Wrocław - Centennial Hall, Wrocław
Narodowy Instytut Dziedzictwa pl

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Shortly after the First World War, Max Berg, designer of the Centennial Hall (Hala Stulecia), stated that “as democracy progresses, new buildings will feature concepts and works of art that will be accessible to everyone. Wrocław has already built its ‘house of democracy’, the Centennial Hall”. This declaration by the excellent architect and idealist, a man who not only rejected social stratification, but also put his ideas into action. The hall is the principal architectural landmark of the exhibition grounds located between Szczytnicki Park and the Zoological Garden. It was built to celebrate the 100th anniversary of the German people’s rebellion against Napoleonic occupation. It seemed that another grandiose eclectic edifice would be built, adorned with bronze cannon, statues of Germania and busts of long-forgotten generals. Thankfully, the urban planner Berg intended to create something entirely different, and the Town Council passed a resolution in the autumn of 1910 authorising him to do so. In designing this remarkable hall - with a panache that both surprised and scared his contemporaries - he easily and unashamedly managed to do away with all that was regarded as elegant at the time. He rejected all manner of ornamentation, festoons and pinnacles, and anything reminiscent of the Opéra Garnier, the Reichstag building or Vienna’s Ringstrasse. He brought architecture into the 20th century, creating the first fully mature work of Expressionism.

The building has a symmetrical quatrefoil ground plan with a circular central space covered by a dome of 65 m in diameter. By comparison, the dome of Rome’s Pantheon measured 43 m in diameter, and that of the Byzantine church of Hagia Sophia in Constantinople - barely 35 m. However, size is not the issue here. Berg’s hall opened up new horizons. It was the first large-scale public building in the world to be made from reinforced concrete - a material used mainly in structural engineering projects. The architect blatantly left its texture and shuttering marks on display. Nothing was concealed with plaster. The hall was divided into two sections: the base and the ribbed dome. Both sections are structurally independent of one another, the dome resting on 32 bearings placed on the topmost ring of the base section. Inside, the hall is 42 m high, the base accounting for 19 m and the dome for 23 m. The building’s glazing and organic form give it an unexpected feeling of lightness. The assembly of the shell walls (complete with windows and ceilings) from pre-fabricated components was an innovation. The unusual structure raised many concerns, but Max Berg was certain of its stability. The hall is preceded by a ceremonial square (modelled on the forums of antiquity) which is accessed via a monumental gateway designed by Berg in 1924. The Four-Domed Pavilion which stands at the north side of the square was built in 1912 to a design by Hans Poelzig, who in that same year also designed the concrete pergola at the northern end of the exhibition grounds. This parabolic structure surrounds an artificial pond, separated from the Centennial Hall by a building housing a terrace restaurant. The Japanese Garden immediately north-west of the pergola was one of several themed gardens created especially for the Centennial Exhibition.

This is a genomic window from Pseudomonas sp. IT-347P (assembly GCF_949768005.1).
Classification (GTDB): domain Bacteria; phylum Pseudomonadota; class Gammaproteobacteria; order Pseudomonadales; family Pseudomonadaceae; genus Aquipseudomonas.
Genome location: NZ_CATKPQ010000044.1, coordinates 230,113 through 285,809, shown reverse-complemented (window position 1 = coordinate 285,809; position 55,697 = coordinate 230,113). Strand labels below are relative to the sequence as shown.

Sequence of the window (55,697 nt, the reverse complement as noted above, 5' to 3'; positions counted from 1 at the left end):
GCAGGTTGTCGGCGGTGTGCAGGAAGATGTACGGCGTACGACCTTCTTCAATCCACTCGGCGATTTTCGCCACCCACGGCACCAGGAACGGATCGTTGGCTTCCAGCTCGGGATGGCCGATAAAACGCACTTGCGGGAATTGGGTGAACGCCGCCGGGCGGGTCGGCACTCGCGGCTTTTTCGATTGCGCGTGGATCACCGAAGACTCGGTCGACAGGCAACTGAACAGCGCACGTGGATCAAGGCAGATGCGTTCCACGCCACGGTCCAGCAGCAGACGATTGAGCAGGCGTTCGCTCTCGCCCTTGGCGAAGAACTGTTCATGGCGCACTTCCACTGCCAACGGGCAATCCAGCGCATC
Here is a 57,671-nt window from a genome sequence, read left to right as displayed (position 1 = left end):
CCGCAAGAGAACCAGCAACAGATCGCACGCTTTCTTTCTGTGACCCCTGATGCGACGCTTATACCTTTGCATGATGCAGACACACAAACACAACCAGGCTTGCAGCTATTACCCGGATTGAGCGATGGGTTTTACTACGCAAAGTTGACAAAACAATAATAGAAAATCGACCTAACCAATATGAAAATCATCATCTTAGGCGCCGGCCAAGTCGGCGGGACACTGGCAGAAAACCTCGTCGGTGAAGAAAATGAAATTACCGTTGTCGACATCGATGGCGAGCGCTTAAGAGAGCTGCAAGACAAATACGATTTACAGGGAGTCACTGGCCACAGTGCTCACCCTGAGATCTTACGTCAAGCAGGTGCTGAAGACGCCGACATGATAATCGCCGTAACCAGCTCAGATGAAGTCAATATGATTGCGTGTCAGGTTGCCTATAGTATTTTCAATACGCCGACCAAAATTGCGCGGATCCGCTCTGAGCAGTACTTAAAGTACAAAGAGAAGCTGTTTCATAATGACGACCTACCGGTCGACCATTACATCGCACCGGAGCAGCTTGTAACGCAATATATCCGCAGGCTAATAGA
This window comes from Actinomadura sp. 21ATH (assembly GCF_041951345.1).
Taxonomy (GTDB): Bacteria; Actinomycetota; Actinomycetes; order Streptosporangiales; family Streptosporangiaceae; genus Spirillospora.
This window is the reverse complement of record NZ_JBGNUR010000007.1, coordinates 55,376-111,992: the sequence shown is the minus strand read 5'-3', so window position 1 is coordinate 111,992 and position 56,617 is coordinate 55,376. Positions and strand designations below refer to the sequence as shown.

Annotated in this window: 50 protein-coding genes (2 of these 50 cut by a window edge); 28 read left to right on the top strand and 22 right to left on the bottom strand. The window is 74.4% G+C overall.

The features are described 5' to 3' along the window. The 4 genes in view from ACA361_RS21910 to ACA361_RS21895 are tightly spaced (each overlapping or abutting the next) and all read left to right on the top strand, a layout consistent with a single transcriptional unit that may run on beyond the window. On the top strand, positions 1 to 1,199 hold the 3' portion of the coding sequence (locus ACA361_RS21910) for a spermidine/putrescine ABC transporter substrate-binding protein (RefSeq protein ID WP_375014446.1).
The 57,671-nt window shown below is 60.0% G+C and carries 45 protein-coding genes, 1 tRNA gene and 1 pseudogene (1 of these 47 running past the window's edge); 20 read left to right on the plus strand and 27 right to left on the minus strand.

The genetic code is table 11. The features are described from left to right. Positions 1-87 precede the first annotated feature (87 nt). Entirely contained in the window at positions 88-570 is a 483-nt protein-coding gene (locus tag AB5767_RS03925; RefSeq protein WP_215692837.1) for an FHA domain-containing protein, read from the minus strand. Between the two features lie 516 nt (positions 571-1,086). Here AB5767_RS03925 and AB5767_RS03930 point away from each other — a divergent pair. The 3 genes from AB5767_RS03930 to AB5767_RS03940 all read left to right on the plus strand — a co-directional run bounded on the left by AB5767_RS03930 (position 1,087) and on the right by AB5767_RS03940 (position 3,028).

By late May 1913 the hall had been officially opened, and a play by the dramatist Gerhart Hauptmann had inaugurated a series of cultural events. The building was designed with a mass public in mind. It could accommodate 6000 people, who, regardless of their social status, were able to experience the same aesthetic feelings. In this context the Centennial Hall was regarded as a symbol of social harmony. Shortly afterwards (in the 1930s) the brownshirts of the Sturmabteilung were saluting the Führer beneath Max Berg’s avant-garde dome. After the war the World Congress of Intellectuals for Peace convened in the hall in 1948, and the Dove of Peace designed at the congress by Pablo Picasso was meant to cast into oblivion the terrible, though recent past. However, the conflict between the Soviet delegation and F. Légere and Aldous Huxley showed that the dark years had not come to an end. Today the hall - known as the People’s Hall after the war - is the pride of Wrocław and has been inscribed on UNESCO’s World Heritage List.

General information

  • Type: masterpiece of architecture and engineering
  • Chronology: 1911 - 1913
  • Form of protection: Historical Monument
  • Address: Wystawowa 1, Wrocław
  • Location: Voivodeship dolnośląskie, district Wrocław, commune Wrocław
  • Source: National Heritage Board of Poland

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